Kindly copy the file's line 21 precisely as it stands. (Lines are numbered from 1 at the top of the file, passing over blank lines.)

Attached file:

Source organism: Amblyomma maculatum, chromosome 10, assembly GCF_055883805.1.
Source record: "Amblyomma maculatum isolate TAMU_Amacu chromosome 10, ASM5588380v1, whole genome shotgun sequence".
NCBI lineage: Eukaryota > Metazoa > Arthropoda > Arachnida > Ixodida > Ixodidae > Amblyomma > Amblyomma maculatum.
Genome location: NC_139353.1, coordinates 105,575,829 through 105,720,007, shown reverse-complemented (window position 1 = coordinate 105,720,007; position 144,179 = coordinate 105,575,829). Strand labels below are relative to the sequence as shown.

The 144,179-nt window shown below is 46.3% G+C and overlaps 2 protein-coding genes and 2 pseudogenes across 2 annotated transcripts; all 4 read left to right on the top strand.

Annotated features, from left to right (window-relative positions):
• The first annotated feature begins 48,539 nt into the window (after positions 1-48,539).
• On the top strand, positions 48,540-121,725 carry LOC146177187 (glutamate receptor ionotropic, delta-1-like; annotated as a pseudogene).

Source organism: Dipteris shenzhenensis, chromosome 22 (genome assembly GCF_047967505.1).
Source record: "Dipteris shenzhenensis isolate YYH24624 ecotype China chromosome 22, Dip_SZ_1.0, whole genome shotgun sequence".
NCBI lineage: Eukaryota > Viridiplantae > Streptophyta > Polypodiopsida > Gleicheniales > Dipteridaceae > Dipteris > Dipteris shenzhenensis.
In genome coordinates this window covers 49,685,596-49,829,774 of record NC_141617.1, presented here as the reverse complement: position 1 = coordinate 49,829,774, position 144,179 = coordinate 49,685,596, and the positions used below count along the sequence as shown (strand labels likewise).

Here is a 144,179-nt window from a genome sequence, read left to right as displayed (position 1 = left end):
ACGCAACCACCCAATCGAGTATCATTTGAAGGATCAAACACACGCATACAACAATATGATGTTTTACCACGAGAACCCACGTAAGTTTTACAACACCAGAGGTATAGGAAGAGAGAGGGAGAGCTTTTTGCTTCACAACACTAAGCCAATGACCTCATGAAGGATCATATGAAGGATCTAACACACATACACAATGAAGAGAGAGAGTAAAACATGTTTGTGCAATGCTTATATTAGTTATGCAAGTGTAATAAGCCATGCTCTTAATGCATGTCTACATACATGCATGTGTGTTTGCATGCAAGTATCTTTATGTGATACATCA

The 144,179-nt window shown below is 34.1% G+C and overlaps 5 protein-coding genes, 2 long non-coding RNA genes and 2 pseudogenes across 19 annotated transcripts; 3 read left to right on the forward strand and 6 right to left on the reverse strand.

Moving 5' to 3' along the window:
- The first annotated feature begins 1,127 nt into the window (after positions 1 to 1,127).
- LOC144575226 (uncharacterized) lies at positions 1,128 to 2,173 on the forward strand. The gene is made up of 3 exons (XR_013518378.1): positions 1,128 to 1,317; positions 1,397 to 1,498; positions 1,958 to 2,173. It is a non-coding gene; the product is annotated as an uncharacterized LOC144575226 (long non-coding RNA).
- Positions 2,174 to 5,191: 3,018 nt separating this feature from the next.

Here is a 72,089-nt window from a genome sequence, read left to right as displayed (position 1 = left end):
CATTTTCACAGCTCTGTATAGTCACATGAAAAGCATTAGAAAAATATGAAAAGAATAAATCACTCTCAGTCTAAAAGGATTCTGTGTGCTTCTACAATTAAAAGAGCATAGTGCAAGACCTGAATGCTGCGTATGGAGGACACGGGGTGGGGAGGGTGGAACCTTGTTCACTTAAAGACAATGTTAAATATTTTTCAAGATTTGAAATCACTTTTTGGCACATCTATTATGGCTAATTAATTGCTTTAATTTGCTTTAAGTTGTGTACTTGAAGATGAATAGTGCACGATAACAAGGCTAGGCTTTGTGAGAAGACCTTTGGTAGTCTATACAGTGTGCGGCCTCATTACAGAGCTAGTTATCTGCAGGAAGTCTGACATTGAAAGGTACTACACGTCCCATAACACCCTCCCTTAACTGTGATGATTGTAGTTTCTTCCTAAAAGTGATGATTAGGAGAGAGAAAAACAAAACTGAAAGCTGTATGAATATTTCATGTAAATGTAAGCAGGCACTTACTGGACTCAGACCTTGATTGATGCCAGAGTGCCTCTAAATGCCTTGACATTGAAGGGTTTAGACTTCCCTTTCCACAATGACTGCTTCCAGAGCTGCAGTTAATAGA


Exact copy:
CATTTTCACAGCTCTGTATAGTCACATGAAAAGCATTAGAAAAATATGAAAAGAATAAATCACTCTCAGTCTAAAAGGATTCTGTGTGCTTCTACAATTAAAAGAGCATAGTGCAAGACCTGAATGCTGCGTATGGAGGACACGGGGTGGGGAGGGTGGAACCTTGTTCACTTAAAGACAATGTTAAATATTTTTCAAGATTTGAAATCACTTTTTGGCACATCTATTATGGCTAATTAATTGCTTTAATTTGCTTTAAGTTGTGTACTTGAAGATGAATAGTGCACGATAACAAGGCTAGGCTTTGTGAGAAGACCTTTGGTAGTCTATACAGTGTGCGGCCTCATTACAGAGCTAGTTATCTGCAGGAAGTCTGACATTGAAAGGTACTACACGTCCCATAACACCCTCCCTTAACTGTGATGATTGTAGTTTCTTCCTAAAAGTGATGATTAGGAGAGAGAAAAACAAAACTGAAAGCTGTATGAATATTTCATGTAAATGTAAGCAGGCACTTACTGGACTCAGACCTTGATTGATGCCAGAGTGCCTCTAAATGCCTTGACATTGAAGGGTTTAGACTTCCCTTTCCACAATGACTGCTTCCAGAGCTGCAGTTAATAGA